Also highly unpopular were New Jersey Gov. Chris Christie, former Arkansas Gov. Mike Huckabee and Bush, all of whom had alienated more than a third of GOP respondents. Lesser-known, and thus less polarizing, were Rubio and Ohio Gov. John Kasich.
The voters' early verdict was perhaps most humbling for Fiorina. Just four years after she spent tens of millions to impress them, fewer than half of California Republicans surveyed would consider voting for her, and 23% said they would never consider it.
As they do nationally, Trump's California supporters represent something of a caucus of the aggrieved. They are younger and more male — he received support from 30% of male Republicans but just 18% of GOP women. His largest level of support came from men who did not attend college, 32% of whom sided with him. Generally speaking, they are among those hit the hardest by the shaky economy and opposed to immigrants in the country illegally.
But Trump's current support is not limited to those voters: He won among whites, minority voters (a small and conservative slice of the GOP in California), men, nonconservatives, the young, older voters, college graduates, the married and the unmarried.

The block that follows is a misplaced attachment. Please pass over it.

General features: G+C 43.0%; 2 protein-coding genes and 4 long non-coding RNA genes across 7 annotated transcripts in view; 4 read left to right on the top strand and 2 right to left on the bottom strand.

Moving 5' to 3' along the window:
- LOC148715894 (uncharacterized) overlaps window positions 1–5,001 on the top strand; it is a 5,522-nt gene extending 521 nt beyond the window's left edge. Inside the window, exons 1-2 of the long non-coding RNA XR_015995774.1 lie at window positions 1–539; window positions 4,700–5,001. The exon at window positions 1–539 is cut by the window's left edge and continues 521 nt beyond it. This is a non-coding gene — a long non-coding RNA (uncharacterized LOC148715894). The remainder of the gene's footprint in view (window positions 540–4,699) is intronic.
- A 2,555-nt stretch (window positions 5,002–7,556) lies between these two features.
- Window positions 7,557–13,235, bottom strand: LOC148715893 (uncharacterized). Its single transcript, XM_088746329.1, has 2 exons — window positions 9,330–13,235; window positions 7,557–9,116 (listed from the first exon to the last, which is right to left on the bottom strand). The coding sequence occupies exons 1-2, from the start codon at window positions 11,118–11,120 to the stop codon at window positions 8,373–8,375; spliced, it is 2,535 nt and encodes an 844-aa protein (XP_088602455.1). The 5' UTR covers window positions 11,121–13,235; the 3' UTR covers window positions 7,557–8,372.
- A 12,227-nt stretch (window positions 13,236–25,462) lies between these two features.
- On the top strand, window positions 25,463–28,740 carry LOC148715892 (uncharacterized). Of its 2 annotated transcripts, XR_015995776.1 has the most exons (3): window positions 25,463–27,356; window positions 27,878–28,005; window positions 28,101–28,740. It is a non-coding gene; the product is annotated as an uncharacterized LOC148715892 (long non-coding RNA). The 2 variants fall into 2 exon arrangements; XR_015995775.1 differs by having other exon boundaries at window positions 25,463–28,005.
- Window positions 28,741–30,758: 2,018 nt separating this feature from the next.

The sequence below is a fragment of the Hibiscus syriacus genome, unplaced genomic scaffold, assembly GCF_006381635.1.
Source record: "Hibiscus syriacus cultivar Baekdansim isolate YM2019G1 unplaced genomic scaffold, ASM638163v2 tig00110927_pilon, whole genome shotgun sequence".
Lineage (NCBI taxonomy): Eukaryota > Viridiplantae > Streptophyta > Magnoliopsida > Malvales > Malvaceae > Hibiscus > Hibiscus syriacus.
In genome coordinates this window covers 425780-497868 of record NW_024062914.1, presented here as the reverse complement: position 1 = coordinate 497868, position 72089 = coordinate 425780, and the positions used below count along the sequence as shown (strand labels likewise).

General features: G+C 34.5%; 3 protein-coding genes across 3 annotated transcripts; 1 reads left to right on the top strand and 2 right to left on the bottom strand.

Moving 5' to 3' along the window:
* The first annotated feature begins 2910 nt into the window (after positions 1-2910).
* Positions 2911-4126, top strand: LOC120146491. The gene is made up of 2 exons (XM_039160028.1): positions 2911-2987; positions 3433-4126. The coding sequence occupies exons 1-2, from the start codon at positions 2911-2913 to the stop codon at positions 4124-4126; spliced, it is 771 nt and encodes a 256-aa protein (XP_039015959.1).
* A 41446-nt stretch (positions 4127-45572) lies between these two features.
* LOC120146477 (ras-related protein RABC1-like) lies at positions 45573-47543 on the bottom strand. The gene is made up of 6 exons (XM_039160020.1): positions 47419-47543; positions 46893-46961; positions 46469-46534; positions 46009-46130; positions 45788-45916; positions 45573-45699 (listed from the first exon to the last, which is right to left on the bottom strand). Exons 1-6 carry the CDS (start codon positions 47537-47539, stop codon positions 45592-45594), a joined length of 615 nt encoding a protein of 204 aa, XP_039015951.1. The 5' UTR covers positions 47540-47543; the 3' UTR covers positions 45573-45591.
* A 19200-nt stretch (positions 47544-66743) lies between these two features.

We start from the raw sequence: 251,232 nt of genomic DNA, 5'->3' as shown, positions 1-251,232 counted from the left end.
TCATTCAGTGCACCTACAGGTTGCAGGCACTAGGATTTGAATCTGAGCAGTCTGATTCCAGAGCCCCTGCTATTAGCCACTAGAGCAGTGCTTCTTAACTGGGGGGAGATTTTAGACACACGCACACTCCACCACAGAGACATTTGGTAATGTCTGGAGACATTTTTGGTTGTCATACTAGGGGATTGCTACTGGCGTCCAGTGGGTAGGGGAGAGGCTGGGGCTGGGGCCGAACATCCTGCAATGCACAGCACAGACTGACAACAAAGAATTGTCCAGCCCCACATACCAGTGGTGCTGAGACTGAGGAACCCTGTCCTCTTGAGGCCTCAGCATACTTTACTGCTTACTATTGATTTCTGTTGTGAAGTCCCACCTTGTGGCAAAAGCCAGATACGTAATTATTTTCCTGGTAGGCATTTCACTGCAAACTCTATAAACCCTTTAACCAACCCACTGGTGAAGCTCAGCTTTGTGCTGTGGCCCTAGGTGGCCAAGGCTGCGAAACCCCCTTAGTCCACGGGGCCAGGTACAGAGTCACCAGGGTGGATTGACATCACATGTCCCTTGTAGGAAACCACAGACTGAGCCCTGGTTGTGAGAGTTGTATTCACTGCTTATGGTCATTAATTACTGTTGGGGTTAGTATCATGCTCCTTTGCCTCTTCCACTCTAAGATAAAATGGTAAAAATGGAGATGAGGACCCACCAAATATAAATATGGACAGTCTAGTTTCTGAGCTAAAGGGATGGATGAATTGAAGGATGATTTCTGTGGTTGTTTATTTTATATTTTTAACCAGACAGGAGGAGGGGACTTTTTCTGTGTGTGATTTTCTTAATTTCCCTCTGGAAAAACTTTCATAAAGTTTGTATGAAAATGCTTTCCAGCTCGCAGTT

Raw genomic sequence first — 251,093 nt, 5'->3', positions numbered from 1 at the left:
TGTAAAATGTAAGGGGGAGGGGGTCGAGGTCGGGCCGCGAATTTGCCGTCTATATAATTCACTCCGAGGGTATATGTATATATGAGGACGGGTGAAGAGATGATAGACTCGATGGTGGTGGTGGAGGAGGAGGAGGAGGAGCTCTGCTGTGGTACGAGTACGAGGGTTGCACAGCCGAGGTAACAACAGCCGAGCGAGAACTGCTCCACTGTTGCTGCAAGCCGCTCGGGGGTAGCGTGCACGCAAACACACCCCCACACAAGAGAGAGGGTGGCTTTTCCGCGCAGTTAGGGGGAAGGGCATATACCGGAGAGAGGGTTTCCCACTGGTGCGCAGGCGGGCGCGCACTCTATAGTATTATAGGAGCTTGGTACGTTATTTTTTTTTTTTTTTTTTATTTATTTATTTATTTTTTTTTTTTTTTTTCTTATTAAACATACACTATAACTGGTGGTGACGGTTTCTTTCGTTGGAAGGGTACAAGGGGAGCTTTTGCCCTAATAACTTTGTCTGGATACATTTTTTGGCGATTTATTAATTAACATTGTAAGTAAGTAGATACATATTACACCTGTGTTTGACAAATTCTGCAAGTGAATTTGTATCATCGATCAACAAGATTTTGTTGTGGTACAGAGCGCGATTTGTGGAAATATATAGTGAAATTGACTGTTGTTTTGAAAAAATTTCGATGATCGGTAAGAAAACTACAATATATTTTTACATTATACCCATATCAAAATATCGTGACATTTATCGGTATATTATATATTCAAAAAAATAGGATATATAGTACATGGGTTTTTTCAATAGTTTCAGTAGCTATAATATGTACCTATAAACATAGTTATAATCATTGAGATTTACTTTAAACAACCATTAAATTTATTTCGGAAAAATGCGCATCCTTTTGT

Carson and Trump divided the party's conservatives and women, and the retired doctor was narrowly behind in other categories. Some voters interested in Carson's campaign described him as Trump without the bluster — an outsider lacking Trump's downsides if also his fiery appeal.
Supporters of Trump and Carson had a far bleaker notion of California than other Republicans; only 5% of Trump backers and 8% of Carson voters said the state was headed in the right direction. Among supporters of other candidates, 18% said the state was going in the right direction.
Roland Lizott, a Navy veteran who works in real estate management, said Trump was "talking a good game. ... He's saying things a lot of people want to say."
"Is he going to become president? I don't believe so — we already have enough nuts running the country," Lizott said, laughing. He, too, said he was attracted to Trump's stance on immigration, which includes deportation of immigrants here illegally and the construction of a southern border wall.
"They just need to start enforcing the laws in this state. Any time you say anything about immigration you're a bigot, and that's not the case," he said. "There's a lot of people out here stressed about their jobs."
Lizott, a resident of Roseville, northeast of Sacramento, said he was looking at a few candidates but liked Carson.
"Think about it: He's a brain surgeon," he said. "He's got to think of all the possibilities before he does something. He's not going to go off half-cocked."